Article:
Cape Town – Which minnow side has the most formidable fixture of the entire 2015 World Cup?
It’s pretty difficult to look beyond first-timers Afghanistan, who not only square up to strongly favoured co-hosts Australia among their six assignments in Pool A on March 4, but must do so on arguably the most revered pitch globally for fast bowling ... Perth’s WACA Ground.
At least they’ll have stationed in their corner, as it were, two members of their coaching staff from another heavyweight nation and arch-rivals of the Aussies: South Africa.
Capetonians Ryan Maron, as fielding coach, and former Cobras computer analyst Jason Douglas, the fitness trainer for the so often conflict-torn country, will be part of a brains trust led by head coach Andy Moles, the former Warwickshire and Griquas opening batsman who also has some Western Cape experience courtesy of his stint at UWC.
Maron, 39, once a Western Province batsman and pioneer of the well-established Cricket School of Excellence, has been doing the fielding job with the Afghani side since November last year and must have done a sound job because it has been confirmed that he will remain in the capacity for their massive CWC challenge.
Afghanistan have played in a trio of ICC World Twenty20 tournaments thus far, but this is their first exposure to the more heavyweight, rigorous demands of the 50-overs World Cup.
“I’ve been with them on a freelance basis up to now, and there is some talk of the possibility of a two- or three-year contract to work pre-events for them going forward,” Maron told Sport24.
“I’d also like to work with their A-side and U19s, though you do have to consider - I have a young family - it’s quite dangerous going to Kabul! Right now I’m just excited and privileged to be involved in a World Cup campaign, experiencing one at close hand.”
For the moment, he has been more familiar with assisting the squad (many of the players are refugees) at camps in Dubai.
“I’ve made sessions quite intense; given the guys drills and programmes they’ve never been exposed to before. I keep notes of what areas are improving, which ones remain bad, just to give them feedback so they know what bridges still have to be crossed if they are to compete properly at the highest level.”
Maron says several players are naturally skilled in the field, and he has earmarked several as key inner-ring fielders for powerplays and the like, while pushing those men back to the boundaries when the late charge is on.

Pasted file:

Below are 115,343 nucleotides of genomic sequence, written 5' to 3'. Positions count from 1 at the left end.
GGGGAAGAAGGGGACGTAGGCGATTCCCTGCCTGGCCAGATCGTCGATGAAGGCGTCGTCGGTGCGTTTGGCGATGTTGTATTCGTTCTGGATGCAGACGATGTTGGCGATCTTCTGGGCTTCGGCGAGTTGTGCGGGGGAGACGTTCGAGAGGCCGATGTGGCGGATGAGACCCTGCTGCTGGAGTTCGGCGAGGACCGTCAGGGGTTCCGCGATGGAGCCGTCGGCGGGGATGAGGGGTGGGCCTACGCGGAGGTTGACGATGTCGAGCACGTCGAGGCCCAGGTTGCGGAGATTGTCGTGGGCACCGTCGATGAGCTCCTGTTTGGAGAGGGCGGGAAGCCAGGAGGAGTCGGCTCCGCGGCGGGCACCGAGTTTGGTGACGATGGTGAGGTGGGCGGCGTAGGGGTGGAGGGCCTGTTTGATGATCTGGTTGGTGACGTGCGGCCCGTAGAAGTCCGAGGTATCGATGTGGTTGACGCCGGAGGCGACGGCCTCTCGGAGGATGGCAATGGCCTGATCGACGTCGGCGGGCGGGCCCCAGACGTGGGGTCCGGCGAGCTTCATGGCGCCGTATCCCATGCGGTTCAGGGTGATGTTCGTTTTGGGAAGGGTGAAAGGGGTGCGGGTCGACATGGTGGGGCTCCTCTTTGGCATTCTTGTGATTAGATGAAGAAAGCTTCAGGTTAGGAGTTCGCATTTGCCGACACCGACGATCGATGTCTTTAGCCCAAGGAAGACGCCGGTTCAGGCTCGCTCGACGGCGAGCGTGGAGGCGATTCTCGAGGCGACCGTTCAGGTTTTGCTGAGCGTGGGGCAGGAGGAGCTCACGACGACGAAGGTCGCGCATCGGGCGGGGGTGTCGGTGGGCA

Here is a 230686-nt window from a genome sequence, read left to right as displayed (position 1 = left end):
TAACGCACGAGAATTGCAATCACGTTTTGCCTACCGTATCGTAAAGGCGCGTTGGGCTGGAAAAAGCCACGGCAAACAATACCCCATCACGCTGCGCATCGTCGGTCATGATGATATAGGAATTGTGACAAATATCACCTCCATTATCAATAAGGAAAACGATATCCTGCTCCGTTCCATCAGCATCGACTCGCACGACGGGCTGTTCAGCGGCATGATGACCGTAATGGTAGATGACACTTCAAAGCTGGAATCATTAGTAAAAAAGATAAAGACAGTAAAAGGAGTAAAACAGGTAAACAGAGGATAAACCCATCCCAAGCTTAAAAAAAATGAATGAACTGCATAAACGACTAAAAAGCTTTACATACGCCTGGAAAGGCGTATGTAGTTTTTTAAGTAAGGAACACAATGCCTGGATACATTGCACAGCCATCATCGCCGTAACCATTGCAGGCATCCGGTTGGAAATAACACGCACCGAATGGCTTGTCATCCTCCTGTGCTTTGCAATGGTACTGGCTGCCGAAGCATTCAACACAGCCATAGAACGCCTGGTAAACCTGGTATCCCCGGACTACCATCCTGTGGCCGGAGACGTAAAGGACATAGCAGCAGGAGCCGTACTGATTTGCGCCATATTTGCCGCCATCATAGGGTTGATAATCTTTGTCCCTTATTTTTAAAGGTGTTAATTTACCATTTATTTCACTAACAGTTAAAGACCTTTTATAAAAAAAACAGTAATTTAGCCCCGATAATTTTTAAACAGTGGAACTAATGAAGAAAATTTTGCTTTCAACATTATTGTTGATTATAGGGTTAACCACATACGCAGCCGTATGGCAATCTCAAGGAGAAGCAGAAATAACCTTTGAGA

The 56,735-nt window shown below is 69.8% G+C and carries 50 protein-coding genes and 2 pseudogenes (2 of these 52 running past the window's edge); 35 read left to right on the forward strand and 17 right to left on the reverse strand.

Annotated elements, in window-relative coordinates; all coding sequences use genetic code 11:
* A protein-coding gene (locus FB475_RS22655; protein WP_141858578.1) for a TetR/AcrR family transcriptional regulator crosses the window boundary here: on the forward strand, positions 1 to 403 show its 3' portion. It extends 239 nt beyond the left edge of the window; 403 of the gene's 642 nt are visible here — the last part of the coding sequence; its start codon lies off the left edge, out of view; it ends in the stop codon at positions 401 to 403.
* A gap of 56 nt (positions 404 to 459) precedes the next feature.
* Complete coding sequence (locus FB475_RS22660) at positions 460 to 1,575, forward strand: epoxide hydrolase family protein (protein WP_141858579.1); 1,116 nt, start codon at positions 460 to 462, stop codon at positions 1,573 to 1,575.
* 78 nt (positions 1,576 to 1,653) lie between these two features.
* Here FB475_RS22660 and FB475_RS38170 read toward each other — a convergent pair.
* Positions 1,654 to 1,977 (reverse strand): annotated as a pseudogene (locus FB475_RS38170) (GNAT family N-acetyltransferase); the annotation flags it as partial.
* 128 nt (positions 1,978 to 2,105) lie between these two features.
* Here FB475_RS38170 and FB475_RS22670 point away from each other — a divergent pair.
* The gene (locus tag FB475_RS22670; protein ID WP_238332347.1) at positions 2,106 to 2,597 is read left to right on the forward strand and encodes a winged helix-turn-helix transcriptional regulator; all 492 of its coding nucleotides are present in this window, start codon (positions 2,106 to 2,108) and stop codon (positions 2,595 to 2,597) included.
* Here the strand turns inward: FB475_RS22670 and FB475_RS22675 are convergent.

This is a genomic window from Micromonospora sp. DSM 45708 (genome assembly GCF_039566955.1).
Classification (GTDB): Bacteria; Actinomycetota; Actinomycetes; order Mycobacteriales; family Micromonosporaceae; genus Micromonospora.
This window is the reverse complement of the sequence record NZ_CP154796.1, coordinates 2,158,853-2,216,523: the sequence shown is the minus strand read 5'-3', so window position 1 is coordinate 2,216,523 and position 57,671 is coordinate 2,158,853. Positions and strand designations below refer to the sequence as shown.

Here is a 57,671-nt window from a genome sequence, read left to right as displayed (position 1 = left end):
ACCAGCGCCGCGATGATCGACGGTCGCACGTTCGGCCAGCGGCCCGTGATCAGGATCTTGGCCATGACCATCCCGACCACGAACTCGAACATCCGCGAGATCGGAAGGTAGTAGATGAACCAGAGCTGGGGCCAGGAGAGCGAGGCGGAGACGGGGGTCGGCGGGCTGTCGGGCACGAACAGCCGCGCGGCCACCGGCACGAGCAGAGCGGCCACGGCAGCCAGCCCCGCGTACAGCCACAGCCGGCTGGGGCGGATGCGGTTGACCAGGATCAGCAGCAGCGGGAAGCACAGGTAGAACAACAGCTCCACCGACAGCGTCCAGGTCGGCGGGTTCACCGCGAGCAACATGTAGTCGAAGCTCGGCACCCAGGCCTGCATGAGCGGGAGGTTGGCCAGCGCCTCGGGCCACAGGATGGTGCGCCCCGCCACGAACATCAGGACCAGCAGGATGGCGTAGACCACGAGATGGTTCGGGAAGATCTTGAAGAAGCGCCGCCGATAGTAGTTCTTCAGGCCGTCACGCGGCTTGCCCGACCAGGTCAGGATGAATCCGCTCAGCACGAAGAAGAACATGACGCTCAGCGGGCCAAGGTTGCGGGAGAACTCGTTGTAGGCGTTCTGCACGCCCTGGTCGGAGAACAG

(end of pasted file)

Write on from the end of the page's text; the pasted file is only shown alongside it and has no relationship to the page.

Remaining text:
“They’re all devoutly religious, and it’s a fascinating experience of a new culture for me. Sixty percent of them speak English, but we also have the manager translating for those who don’t.
“World Cup plans are slowly coming together, and although the Afghanistan cricket board have very passionate and committed administrators, you have to remember that they don't boast the size of back-up teams bigger nations do.
"Lots of aspects like flight plans, clothing and so on are done with unavoidably little time to spare.
“But the players realise they are also massive ambassadors for their turbulent country at the World Cup: it’s a great chance to give the community there some light from their troubles.”
While Maron concedes that it will be a triumph in itself if the Afghani team simply don’t disgrace against the bigger powers, the eternal optimist in him likes to dream of shock qualification for the quarter-finals if they can somehow land, say, three victories.
“If we bring our very best game, and one or two individuals come off in a big way, we could upset Bangladesh. We have prior experience of seeing off Scotland, and let’s imagine that by the time we play England in our last game, they have already been knocked out and are demoralised ... you just never know.”
February 22: v Sri Lanka, Dunedin
February 26: v Scotland, Dunedin
March 4: v Australia, Perth
March 8: v New Zealand, Napier
March 13: v England, Sydney
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Ryan Maron (Photo supplied)